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Case 3:11-cv-01112-WWE Document 67 Filed 07/11/13 Page 1 of 6

UNITED STATES DISTRICT COURT

DISTRICT OF CONNECTICUT

Plaintiff,

v.

FREDDY PEREZ and JONATHAN
PEREZ,

:
:
:
:
:
:
TOYOTA MOTOR SALES U.S.A., INC.,:
:
CARMEL AUTO SALES, INC.,
:

Defendants.

3: 11cv1112 (WWE)

MEMORANDUM OF DECISION ON DEFENDANTS’

MOTION FOR SUMMARY JUDGMENT

The genesis of this action is a single car accident that occurred when plaintiff

Freddy Perez was driving his Toyota Tacoma with his son, plaintiff Jonathan Perez.

Plaintiffs allege that defendants Toyota Motor Sales, U.S.A., Inc. and Carmel Auto

Sales, Inc. are liable to them under the Connecticut Product Liability Act (“CPLA”) § 52-

572m through 52-572q. The defendants Toyota Motor Sales, U.S.A. and Carmel Auto

Sales have filed motions for summary judgment.

For the following reasons, the motions for summary judgment will be granted.

BACKGROUND

The parties have submitted statements of facts not in dispute along with

supporting materials, including exhibits and affidavits, which reveal the following factual

background.

Plaintiff is a resident of Danbury, Connecticut, who purchased a 2002 Toyota

Tacoma in April 2006.

Defendant Toyota Motor Sales, U.S.A. is a corporation with its principal place of

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Case 3:11-cv-01112-WWE Document 67 Filed 07/11/13 Page 2 of 6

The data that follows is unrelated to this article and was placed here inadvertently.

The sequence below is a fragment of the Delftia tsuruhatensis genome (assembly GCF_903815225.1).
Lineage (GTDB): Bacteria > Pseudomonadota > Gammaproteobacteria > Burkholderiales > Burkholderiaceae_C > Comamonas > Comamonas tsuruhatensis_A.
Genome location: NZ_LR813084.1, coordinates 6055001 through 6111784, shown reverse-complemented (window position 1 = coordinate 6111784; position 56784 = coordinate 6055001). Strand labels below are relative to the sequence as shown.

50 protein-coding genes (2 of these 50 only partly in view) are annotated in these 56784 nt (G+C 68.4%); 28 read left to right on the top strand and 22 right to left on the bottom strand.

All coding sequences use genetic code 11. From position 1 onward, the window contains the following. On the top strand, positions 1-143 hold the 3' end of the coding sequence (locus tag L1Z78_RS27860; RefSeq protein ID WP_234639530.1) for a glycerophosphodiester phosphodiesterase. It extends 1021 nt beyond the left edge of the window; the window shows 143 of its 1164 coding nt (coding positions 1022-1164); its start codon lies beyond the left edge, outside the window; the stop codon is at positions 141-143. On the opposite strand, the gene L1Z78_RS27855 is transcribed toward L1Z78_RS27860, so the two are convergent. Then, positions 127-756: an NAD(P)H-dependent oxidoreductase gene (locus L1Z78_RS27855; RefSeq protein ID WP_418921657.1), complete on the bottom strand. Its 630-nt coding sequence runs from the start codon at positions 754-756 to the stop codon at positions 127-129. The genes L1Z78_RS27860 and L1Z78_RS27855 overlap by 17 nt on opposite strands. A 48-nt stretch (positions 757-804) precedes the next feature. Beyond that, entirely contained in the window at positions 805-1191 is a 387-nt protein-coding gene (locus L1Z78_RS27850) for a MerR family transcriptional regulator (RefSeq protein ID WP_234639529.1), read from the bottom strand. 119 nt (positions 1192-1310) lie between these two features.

business in California that is in the business of selling, marketing and distributing motor

vehicles, including the Toyota Tacoma. Defendant Carmel Auto Sales, Inc., is a

corporation in Brewster, New York, that sells and repairs new and used motor vehicles.

On April 12, 2010, plaintiff Freddy Perez was driving in the northbound lane on

Federal Road in Danbury, Connecticut. He was operating a 2002 Toyota Tacoma with

his son, Jonathan, in the right front passenger seat. Freddy Perez reports that he

heard the engine getting louder and the engine speed increase as he approached the

intersection of Federal Road and Hardscrabble Road. He states that he applied the

brakes in order to slow down and made a right turn onto Hardscrabble Road. He

represents that, as he applied the brakes to stop on Hardscrabble Road, the engine

“just took off.” He asserts that the vehicle would not slow down despite his use of the

emergency brake and the fact that he kept his foot firmly on the brake pedal. Plaintiff

turned left onto Old State Road, which is uphill and has two speed bumps leading to a

parking lot. Plaintiff drove into the parking lot and eventually struck the curb and

traversed onto a grassy area. The car came to a stop after it rolled on to the driver’s

side of the vehicle. Jonathan Perez recalled that he saw his father attempt to engage

the emergency brake but that the car did not respond by slowing down.

At the time of the accident, the car had approximately 82,000 miles on the

odometer.

DISCUSSION

A motion for summary judgment will be granted where there is no genuine issue

as to any material fact and it is clear that the moving party is entitled to judgment as a